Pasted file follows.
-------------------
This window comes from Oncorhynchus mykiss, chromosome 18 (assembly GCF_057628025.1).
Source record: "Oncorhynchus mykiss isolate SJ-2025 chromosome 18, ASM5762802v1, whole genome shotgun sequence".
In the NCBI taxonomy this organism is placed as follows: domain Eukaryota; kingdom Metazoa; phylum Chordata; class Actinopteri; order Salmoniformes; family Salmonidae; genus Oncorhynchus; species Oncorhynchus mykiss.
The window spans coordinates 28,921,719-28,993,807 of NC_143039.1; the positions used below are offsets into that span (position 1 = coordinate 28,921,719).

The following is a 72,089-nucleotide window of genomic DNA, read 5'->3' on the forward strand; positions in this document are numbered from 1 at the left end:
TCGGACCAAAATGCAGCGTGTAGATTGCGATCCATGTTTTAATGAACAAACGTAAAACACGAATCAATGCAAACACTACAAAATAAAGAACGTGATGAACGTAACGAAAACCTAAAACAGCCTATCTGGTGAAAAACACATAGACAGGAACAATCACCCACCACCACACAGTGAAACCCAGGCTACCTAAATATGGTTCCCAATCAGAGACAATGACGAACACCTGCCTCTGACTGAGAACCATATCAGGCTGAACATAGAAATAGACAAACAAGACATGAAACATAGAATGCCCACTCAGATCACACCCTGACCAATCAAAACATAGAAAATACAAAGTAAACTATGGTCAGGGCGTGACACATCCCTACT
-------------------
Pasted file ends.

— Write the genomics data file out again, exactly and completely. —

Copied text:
This window comes from Oncorhynchus mykiss, chromosome 18 (assembly GCF_057628025.1).
Source record: "Oncorhynchus mykiss isolate SJ-2025 chromosome 18, ASM5762802v1, whole genome shotgun sequence".
In the NCBI taxonomy this organism is placed as follows: domain Eukaryota; kingdom Metazoa; phylum Chordata; class Actinopteri; order Salmoniformes; family Salmonidae; genus Oncorhynchus; species Oncorhynchus mykiss.
The window spans coordinates 28,921,719-28,993,807 of NC_143039.1; the positions used below are offsets into that span (position 1 = coordinate 28,921,719).

The following is a 72,089-nucleotide window of genomic DNA, read 5'->3' on the forward strand; positions in this document are numbered from 1 at the left end:
TCGGACCAAAATGCAGCGTGTAGATTGCGATCCATGTTTTAATGAACAAACGTAAAACACGAATCAATGCAAACACTACAAAATAAAGAACGTGATGAACGTAACGAAAACCTAAAACAGCCTATCTGGTGAAAAACACATAGACAGGAACAATCACCCACCACCACACAGTGAAACCCAGGCTACCTAAATATGGTTCCCAATCAGAGACAATGACGAACACCTGCCTCTGACTGAGAACCATATCAGGCTGAACATAGAAATAGACAAACAAGACATGAAACATAGAATGCCCACTCAGATCACACCCTGACCAATCAAAACATAGAAAATACAAAGTAAACTATGGTCAGGGCGTGACACATCCCTACT